A Championship Family
By Richard E. Baker on July 28, 2020
One can feel his energy, the breezes from his punches like a desert wind. (Richard E. Baker)
No man wants a home more for his boys than a man who has not had one for himself. He wants his boys to be raised correctly, in a safe environment, to grow and prosper, have decent jobs, and to feel safe and secure. A man who understands that well is Jose Benavidez Sr., trainer and father to WBA world super lightweight interim champion Jose Benavidez Jr. and WBC super middleweight weight champion David Benavidez.
Jose Sr. has been almost on his own since he was three years old. His parents divorced and left him in the hands of his grandparents, and old couple without means of support, even for themselves. Their house was patched together with wood fragments and many times they could not feed themselves, much less a growing boy. That lack of food may have contributed to Jose’s small stature. He is a tight package, good-looking, with tight muscles, and dark eyes glowing like two beacons in a desert. A quick brain lies behind those eyes, one that soaks up knowledge, processes the information with alacrity, puts everything into files to study and brought forth when needed.
By the age of five Jose was already hunting rabbits to help feed his grandparents and himself. He chased them with sticks, dust rising in curls around his feet as they swirled through the dried sagebrush. As he got older he hired himself out to clear sage and brush for farmers from dawn to dusk. Still, there were many days when no food was available.
“I prayed to God and asked what had I done to deserve this kind of life.”
He started to get involved with various gangs. They appeared to take care of one another.
“It took me a while to realize they were just using me to steal for them and I was small so they could push me through windows.”
When his mother remarried, she came and took him to Los Angeles. Things did not go well. He had difficulty with his stepfather.
“I was pretty bad so it was not his fault. I was too wild then and I got into drugs and mixed up with gangs again and started selling drugs.”
He realized the gang and drug scene was the wrong path. A person must live. That life seemed to be the only choice. Then he realized that many of the people in that situation did not have the desire to try and change their lives.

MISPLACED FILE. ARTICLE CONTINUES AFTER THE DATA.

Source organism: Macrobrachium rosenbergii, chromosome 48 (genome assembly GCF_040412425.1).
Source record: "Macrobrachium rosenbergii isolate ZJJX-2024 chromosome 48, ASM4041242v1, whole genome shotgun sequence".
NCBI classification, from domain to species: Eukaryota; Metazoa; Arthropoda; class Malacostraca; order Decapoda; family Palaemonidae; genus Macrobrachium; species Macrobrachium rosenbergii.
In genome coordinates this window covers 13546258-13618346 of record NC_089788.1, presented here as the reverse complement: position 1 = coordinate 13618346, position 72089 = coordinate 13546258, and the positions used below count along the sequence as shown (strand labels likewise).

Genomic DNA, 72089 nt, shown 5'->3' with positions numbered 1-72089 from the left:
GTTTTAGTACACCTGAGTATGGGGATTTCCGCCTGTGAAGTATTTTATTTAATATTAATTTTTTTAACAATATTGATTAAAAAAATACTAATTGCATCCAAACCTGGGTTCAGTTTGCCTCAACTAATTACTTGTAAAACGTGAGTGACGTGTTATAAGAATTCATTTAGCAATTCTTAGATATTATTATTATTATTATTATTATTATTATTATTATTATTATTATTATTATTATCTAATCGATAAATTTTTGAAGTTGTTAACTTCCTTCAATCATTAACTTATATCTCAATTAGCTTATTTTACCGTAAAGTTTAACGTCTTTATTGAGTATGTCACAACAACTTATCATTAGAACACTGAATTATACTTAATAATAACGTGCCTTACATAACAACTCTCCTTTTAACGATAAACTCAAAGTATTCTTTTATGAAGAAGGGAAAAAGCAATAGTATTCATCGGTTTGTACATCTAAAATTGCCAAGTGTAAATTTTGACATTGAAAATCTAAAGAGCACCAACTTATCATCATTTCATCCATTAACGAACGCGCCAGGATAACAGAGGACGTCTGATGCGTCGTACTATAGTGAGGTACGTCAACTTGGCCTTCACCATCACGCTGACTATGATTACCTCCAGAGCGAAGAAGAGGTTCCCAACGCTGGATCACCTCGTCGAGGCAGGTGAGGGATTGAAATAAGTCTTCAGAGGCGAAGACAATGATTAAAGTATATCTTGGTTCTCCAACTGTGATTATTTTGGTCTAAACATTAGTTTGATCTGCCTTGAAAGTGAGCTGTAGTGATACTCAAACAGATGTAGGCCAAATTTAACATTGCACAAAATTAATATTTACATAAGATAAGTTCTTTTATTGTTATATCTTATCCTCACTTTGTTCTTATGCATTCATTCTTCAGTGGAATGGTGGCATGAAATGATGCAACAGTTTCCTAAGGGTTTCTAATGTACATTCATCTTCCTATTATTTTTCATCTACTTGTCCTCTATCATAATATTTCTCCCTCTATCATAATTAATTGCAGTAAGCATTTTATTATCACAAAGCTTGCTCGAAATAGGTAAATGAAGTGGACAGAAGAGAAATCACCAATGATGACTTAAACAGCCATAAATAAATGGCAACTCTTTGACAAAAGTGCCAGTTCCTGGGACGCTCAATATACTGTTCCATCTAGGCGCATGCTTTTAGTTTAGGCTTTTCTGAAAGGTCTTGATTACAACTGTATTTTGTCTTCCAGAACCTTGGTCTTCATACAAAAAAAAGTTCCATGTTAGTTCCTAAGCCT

They eventually moved to Arizona. There was no improvement, too many bad influences. At the age of 15 he had his first son, Jose Jr.
“That changed my life. This was the family I had always wanted.”
He secured a job at the Ritz Carlton. The hotel is one of the best in the world. The work was hard, the pay was good, the tips were generous. He now had a decent job, a girlfriend, and soon two sons. The future looked bright. Then, as often happens, he returned home from work one day and girlfriend said she did not love him anymore and she was leaving.
“I said the only thing we really have are the boys. Let’s part without animosity. If you want the boys you can take them. If not, I will be happy to take them.”
They left the decision to the boys. They chose their father. Because he wanted to do the best he could by them, he started them in sports. He let them try every venue. They graduated to boxing, the one sport Jose knew nothing about.
“I did not choose boxing for them. They chose boxing. They seemed to be naturals for fighting. I was at a loss. I knew nothing about boxing.”
That did not stop Jose. He is a quietly determined man. He started learning everything he could about boxing, from the history to various techniques. He watched the way different boxers fought, the way each one threw jabs or hooks or uppercuts. He watched their body movements and the way they moved their feet, from dancers to plodders. One thing he knew for certain: find the way a fighter wants to fight and don’t change it. Work with what he has. Attempting to change him will only cause problems.
Jose went even farther with his boys. He started working with various trainers and learning from them. He noticed how each one trained and learned as much from their faults as from their proficiencies.